Posted September 8, 2016

Best Exercise In Ever: Cat Camel Spine Mobilization

After spending more than a few hours in an economy class seat this past month, my back was pretty tight. I don’t know how some people can sleep in those things, but they’re definitely not meant for someone who is 6’2″ and has long legs and wide shoulders.

airplane-1and2

As a result of this cramped soreness, one of the first things I do when I get to where I’m trying to go, whether that’s the hotel or back home (aside from sleeping like a rock), is try to get some light activity to get joints that aren’t happy to become a little more docile. Today’s movement is one that I’ve been doing more of myself, but also having more of my clients do on a regular basis as well.

A great thing about this movement is the fact that you can train spinal motion without loading it up or exposing the spine to potentially damaging forces. The low back should have some flexion capability to it, but when you load it up and go through flexion, bad things can happen, such as disc migration or herniation.

A big thing to remember with a movement like this is it’s not a movement to do for a deep stretch. Ideally, you just want to move through the range of motion you have within pain-free tolerances, and keep it to that. Don’t try to see if you can arch your back so hard you can rest your forehead on your bum, as that might be a little excessive. There is such a thing as too much mobility from a joint, and you can also damage any joint or muscle by trying to force a stretch, so go easy with this guy.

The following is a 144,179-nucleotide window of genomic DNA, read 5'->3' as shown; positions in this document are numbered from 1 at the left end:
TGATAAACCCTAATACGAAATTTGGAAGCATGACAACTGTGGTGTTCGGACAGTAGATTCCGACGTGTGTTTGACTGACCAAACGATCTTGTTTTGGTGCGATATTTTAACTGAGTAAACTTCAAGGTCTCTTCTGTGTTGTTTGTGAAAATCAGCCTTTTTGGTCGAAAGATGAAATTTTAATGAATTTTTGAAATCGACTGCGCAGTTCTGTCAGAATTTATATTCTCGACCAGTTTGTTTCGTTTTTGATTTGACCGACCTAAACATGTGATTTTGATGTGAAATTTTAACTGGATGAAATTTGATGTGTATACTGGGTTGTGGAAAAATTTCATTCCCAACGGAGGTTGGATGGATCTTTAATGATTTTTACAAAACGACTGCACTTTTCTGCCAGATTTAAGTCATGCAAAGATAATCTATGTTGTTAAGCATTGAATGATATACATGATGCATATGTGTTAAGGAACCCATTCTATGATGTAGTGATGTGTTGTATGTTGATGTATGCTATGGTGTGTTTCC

A good tempo to use is to move into extension slowly while breathing deeply and once you hit the end of the available range of motion, do a full inhale and exhale, then move into flexion slowly and controlled, and repeat the breath in that position. Do this 5-15 times, depending on how tight you’re feeling and whether you want to just do this for a while, and you should be feeling like happiness personified.